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by Drake
Rounds are the highest denomination and quite rare to see among the commonfolk. They're most commonly known for being the price wizards-to-be pay for entry into wizarding exams to get their magic licenses. These coins are round and indigo in colour and have notches around their rims. They have an eye etched into one of their sides and are smoother than the other coins due to their clear coat of a kind of lacquer. They have a star-shaped hole in their centre with five diamond-shaped holes around it. Rounds are worth 100 Points and their symbols are either the five pointed star (☆) or a circle with a dot inside (⨀). Stars are more commonly used by the common folk, while the circle symbol is more often used by those in the wizarding profession and related businesses.  

Economical Usage

Points revolutionised the economy of Keiman City tremendously by allowing poor persons to earn a simple wage and be able to afford basic sustenance. By basing the economy around manufacturing (as bread isn't easy to make for a common person or in small batches), Marielle flicked the switch from a farming-based barter economy into a society that valued skilled and educated labour.

Transactions became leagues easier to perform, no longer having to drag around bags of produce or risk damaging delicate art pieces. People were now able to trade basic things somewhat easily. Each Round was said to be equal to five grams of unrefined thaumite, giving thaumite and Points a set value. People could turn in thaumite to the Eurekan Government in return for Rounds, making Eureka much more powerful in the process and giving the population a means of gaining riches besides hard labour.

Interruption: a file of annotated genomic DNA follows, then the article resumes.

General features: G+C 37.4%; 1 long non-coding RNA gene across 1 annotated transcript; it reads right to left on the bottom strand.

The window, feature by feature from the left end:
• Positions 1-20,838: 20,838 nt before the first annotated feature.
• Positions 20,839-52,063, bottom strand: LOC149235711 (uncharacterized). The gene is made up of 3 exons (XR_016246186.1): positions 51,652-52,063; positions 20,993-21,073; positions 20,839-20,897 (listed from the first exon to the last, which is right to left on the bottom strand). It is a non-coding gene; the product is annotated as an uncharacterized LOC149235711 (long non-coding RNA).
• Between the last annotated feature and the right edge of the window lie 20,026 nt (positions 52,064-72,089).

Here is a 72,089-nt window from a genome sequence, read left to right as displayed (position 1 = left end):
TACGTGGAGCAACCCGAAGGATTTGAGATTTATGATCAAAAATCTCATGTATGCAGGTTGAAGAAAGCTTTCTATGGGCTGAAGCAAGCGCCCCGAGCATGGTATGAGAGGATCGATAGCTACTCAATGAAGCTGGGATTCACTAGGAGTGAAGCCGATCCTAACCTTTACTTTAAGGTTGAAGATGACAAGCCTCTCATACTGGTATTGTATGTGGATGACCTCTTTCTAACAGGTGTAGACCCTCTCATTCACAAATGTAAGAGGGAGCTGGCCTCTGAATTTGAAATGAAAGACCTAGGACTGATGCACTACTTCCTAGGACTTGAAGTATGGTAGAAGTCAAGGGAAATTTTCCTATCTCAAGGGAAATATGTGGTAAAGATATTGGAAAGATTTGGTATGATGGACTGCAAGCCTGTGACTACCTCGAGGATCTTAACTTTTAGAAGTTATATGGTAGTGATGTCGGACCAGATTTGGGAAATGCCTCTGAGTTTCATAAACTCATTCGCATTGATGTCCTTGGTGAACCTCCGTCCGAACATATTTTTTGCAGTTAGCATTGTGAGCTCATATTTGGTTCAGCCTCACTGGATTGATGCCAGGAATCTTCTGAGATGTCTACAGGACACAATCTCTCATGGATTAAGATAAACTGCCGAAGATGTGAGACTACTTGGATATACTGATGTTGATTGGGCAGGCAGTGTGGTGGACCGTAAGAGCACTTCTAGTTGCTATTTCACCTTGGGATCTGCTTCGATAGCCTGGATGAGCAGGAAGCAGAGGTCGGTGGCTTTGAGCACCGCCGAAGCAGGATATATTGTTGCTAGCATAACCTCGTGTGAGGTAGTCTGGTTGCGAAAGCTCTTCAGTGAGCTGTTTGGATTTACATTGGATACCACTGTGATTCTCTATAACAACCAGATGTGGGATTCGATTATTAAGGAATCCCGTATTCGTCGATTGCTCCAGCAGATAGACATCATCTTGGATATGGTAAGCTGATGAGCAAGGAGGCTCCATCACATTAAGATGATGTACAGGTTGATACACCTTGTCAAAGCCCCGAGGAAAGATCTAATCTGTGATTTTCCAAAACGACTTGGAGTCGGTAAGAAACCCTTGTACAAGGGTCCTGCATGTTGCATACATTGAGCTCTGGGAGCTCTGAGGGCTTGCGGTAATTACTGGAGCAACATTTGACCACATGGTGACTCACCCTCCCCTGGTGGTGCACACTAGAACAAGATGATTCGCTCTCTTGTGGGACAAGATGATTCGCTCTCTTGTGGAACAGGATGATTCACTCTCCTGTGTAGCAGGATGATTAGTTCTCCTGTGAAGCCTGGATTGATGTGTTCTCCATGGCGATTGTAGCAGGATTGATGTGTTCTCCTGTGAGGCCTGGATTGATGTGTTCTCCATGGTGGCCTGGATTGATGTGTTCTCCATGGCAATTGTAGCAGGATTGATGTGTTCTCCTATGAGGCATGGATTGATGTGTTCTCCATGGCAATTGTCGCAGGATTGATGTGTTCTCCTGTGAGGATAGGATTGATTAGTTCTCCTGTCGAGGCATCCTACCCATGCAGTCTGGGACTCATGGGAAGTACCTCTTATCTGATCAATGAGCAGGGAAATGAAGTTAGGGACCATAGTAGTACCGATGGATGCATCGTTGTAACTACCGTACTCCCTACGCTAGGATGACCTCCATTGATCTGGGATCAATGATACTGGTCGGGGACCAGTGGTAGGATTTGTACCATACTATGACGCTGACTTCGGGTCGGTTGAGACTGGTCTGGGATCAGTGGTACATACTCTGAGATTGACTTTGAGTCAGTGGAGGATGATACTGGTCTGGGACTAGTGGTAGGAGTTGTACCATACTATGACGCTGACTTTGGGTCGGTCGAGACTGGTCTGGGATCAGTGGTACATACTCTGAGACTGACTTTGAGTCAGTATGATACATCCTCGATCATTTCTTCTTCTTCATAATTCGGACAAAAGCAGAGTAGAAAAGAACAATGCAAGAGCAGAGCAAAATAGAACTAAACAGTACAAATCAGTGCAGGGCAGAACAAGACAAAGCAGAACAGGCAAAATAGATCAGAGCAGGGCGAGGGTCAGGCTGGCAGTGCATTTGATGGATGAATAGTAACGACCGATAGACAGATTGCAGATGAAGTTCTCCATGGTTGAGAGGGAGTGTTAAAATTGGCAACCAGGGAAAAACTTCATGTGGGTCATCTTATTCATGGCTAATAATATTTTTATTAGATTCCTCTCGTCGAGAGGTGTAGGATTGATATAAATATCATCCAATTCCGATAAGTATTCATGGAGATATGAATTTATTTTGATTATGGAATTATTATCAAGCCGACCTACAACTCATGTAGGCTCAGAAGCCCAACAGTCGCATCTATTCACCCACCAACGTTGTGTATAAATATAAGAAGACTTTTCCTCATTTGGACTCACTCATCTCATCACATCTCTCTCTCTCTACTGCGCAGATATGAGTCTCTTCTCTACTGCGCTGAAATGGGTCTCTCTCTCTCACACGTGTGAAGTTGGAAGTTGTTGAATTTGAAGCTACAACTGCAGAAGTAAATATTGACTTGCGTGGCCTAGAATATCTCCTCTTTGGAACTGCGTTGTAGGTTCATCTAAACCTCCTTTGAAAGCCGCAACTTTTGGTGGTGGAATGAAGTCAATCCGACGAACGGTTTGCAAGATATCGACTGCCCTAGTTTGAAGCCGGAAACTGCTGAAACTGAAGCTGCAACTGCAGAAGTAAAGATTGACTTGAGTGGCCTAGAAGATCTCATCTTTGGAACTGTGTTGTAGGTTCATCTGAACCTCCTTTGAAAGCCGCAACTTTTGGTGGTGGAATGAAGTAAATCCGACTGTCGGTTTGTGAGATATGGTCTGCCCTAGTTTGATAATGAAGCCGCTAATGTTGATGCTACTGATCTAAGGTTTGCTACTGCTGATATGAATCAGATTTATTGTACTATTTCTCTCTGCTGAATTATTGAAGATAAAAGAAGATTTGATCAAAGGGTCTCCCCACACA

Cultural Influence

Poor persons often treat the currency with a lot of respect and care, as its lightness and small size makes them easy to lose. They often tie them around their hands or make them into easily removed jewellery so they can't be pickpocketed off of them. Necklaces are incredibly common, with a simple hook clasp so it can be taken off to pay for things or add more coins.

People tend to associate the clacking of the clay pieces with wealth, and percussion instruments have been made to replicate the sound so it can be added to music. Hearing a Point drop on a hard floor is akin to hearing a copper piece fall in the Ortheian Kingdom, drawing attention to all who hear it.

Older Points have been known to break, and have become known as a part of unofficial currency called Shards. Shards can be any piece 1/3rd the size of any Point currency or larger, and is worth half a Point. A slash ( / or \ ) is its unofficial symbol.

pointstrans.png
by Drake
Alternate Names
Eye-pieces
Type
Currency
Weight
1 gram
Dimensions
~ 1in2
Significance
Cultural
Material
Clay
Manufacturer
Eureka
Did you know?

Rounds and Points are often the only symbols shown on a total price, and they are usually rounded to end in 0s or 5s to help the customer!

In this way, it's common to see prices like 2☆50Δ or 1⨀25Δ written on expensive items or at the end of receipts. Singular items might be priced like 2#, 7ɛ, or 1ж.
It's gotten bad, I'll tell ya. Poor keep getting poorer, they say. Derek got hit by a Point arrowhead made by one of those in the Stockades. They'd rather kill us than eat! Quite sad circumstances, that.
— Keiman City Guard